Stop trying to police player decorum in sports. It doesn't work | Opinion

Matt Trowbridge
Rockford Register Star
Cassius Marsh celebrates a sack against the Pittsburgh Steelers.

Cassius Marsh took five steps toward the Pittsburgh Steelers' sideline after making a critical fourth-quarter sack on Monday night, then the Bears linebacker peeled back toward his own sideline after he got within a few feet of a Pittsburgh player.

Referee Tony Corrente threw a flag for taunting, giving the Steelers a first down and keeping alive a drive that led to a field goal in a 29-27 win over the Chicago Bears. The next day, the NFL defended the call.

Most NFL fans had never seen anything like it.

But Illinois High School Association basketball fans had.

Matt Trowbridge

Eight years ago, Harrisburg beat South Holland Seton Academy — a Catholic school that no longer exists — 50-44 in the Class 2A state title game. Seton had a comfortable lead in that game until its star was ejected late in the second quarter. He took one step toward a Harrisburg player who had just fouled him before veering off when he was a step away, similar to Marsh. He was immediately called for a technical foul, then got ejected when he went to complain and his hands brushed the referee.

Tensions grew so hot that the IHSA threatened to cancel the game at halftime and Seton Academy walked off the floor after the game and refused to accept its second place trophy. The IHSA then vowed Seton would never get its trophy.

South Holland Seton Academy coach Brandon Thomas complains after his player is ejected from the game as Harrisburg defeats Seton 50-44 to claim the IHSA Class 2A title game in 2013 at the Peoria Civic Center in Peoria.

All because refs, from high schools to colleges to the pros, have turned into the decorum police. It hasn’t worked. The’ve been fighting a losing battle for 30 years, trying to make players behave the way they think is in the most sportsmanlike manner and often creating problems, not solving them.

Even those who agree with the idea — and most NFL coaches were publicly onboard with making taunting a “point of emphasis” this offseason — know how hard it is to enforce.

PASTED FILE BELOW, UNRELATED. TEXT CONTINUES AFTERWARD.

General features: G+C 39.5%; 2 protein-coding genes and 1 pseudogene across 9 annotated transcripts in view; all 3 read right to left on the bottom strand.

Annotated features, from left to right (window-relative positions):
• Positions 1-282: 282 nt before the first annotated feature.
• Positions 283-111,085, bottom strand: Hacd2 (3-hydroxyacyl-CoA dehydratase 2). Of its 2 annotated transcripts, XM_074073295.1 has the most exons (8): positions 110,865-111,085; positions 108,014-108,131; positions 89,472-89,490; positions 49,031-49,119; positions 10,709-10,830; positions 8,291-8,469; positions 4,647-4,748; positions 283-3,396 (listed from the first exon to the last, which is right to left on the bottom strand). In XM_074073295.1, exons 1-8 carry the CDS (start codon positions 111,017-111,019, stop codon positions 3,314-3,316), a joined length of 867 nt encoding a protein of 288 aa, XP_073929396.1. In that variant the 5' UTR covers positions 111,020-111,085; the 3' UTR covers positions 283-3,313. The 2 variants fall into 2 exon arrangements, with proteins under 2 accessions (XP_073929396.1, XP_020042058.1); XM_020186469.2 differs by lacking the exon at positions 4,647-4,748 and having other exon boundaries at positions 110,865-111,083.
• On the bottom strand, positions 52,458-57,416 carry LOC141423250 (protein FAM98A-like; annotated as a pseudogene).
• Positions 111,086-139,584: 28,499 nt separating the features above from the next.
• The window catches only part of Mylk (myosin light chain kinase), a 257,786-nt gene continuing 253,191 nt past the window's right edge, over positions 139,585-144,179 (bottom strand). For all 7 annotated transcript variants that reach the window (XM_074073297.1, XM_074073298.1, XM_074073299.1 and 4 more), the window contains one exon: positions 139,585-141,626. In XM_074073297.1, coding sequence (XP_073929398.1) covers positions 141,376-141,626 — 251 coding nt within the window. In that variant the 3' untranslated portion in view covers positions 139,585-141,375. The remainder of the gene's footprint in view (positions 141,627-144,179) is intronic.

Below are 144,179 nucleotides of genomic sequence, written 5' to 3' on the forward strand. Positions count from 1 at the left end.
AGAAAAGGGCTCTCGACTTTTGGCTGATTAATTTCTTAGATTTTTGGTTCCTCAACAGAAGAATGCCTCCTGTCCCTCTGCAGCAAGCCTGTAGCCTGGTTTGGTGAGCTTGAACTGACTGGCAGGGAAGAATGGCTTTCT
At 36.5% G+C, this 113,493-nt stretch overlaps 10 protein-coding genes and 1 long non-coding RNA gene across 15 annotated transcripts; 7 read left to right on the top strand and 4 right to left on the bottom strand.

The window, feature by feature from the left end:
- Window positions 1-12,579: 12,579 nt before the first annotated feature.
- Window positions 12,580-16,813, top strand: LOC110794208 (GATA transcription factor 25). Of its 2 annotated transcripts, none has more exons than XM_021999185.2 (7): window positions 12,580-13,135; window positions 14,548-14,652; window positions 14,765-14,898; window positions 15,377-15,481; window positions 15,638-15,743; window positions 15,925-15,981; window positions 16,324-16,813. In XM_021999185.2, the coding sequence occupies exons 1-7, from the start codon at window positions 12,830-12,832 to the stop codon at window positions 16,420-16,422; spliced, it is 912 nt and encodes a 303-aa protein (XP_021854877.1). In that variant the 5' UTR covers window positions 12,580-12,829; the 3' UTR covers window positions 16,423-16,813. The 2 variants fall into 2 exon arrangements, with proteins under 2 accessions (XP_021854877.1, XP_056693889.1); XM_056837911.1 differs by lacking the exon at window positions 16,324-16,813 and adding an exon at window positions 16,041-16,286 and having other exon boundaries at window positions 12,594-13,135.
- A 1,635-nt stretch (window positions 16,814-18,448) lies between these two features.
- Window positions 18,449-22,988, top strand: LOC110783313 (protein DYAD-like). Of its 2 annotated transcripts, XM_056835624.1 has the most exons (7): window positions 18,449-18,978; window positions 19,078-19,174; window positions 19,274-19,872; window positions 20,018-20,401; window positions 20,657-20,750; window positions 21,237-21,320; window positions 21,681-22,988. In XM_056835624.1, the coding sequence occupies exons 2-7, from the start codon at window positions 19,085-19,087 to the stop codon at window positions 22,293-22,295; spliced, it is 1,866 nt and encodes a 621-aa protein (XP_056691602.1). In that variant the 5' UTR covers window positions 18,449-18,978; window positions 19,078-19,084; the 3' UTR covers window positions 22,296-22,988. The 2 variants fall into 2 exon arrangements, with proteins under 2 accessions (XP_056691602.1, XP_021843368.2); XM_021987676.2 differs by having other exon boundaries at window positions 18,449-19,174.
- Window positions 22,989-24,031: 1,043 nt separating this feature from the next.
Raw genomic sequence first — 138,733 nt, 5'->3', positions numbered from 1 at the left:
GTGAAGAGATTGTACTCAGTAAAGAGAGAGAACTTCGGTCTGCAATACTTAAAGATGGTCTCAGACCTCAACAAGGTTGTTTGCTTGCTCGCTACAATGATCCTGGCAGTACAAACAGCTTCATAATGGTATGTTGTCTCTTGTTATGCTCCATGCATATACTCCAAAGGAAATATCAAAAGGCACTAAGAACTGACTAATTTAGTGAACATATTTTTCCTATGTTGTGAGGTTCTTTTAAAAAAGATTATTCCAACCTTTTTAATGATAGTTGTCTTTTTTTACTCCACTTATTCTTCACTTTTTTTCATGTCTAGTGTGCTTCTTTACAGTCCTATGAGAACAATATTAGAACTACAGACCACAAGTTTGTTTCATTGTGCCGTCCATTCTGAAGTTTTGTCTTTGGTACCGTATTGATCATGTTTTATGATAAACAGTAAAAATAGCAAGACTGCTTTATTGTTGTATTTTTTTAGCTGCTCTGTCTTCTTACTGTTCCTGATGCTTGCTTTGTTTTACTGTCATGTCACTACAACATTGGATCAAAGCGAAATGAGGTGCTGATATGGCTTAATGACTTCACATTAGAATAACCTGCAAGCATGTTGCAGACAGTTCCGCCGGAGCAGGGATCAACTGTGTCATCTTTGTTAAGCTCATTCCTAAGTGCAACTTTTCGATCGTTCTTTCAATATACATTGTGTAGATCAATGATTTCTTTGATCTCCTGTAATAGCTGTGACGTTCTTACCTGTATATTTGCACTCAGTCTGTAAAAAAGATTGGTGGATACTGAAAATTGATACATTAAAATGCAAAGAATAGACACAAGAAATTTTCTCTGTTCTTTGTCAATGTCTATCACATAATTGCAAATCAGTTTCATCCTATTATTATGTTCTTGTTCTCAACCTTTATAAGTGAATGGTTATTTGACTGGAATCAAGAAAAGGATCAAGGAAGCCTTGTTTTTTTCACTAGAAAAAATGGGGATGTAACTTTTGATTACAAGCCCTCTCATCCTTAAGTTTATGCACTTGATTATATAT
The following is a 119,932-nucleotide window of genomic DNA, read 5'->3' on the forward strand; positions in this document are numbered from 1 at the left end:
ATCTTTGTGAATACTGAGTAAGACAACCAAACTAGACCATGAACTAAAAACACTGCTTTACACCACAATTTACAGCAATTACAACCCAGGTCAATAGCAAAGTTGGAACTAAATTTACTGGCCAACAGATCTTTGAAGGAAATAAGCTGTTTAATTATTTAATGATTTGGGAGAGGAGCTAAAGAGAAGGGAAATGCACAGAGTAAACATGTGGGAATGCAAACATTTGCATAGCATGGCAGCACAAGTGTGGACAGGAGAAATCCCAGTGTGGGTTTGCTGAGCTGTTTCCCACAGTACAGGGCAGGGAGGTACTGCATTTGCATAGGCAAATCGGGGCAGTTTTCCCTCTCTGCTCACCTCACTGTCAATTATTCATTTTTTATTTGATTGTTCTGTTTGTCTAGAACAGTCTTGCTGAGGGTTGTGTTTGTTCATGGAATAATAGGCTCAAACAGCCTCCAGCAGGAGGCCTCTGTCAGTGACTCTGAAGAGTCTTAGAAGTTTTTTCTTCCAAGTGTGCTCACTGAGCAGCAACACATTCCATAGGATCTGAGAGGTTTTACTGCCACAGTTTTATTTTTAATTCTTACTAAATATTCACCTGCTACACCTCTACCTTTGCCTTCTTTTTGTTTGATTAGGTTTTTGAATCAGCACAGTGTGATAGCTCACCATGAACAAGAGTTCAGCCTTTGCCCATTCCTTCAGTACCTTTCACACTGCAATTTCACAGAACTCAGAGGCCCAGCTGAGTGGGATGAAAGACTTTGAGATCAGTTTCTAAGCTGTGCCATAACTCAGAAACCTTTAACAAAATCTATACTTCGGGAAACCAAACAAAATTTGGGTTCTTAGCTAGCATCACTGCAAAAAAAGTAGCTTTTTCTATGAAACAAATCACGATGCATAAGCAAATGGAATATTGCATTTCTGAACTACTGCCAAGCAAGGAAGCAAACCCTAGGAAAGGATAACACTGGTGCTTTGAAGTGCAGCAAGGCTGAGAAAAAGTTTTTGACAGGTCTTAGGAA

“Taunting is a huge problem,” said former high school football coach Dan Appino, who won two state titles at Rockford Boylan and led Rockford Auburn to its only two NIC-10 titles in the last 30 years. “Kids grow up now thinking trash talk is part of the game. I battled that issue throughout my coaching career. Stoicism is disparaged as old school.

“Unfortunately, officials have a hard time discriminating between joyous celebrations and genuine taunting."

Still, Appino always encouraged his players to celebrate with a teammate rather than celebrate standing over an opponent. "Humiliation," he said, "should not be the effect of such celebrations."

That, in effect, is the stance of the IHSA, NFL and NCAA. They all know what they want. But it's not easy to enforce. IHSA associate executive director Kurt Gibson, who says he remembers that Harrisburg-Seton Academy game "like it was yesterday," says it is tough to differentiate between celebrating and taunting. But he also said the IHSA won't stop trying.

"We are worried about unsporting behavior," Gibson said. "We have seen a rise among players, among fans, among coaches. Maybe it's a trickle down from what we're seeing in the pros or a change in society, but we are concerned.

"Most coaches do a great job, with young people and professional athletes alike, of telling them, 'don't focus on yourself, make it about the team.' But some athletes let the situations get to them and leave officials with no other choice but to penalize, and sometimes in a severe way."

Severe? Or overkill?

Iowa State Cyclones wide receiver Xavier Hutchinson (8) catches a pass for a touchdown during the first half of the game against Kansas at Jack Trice Stadium in Ames, Saturday, Oct. 2, 2021.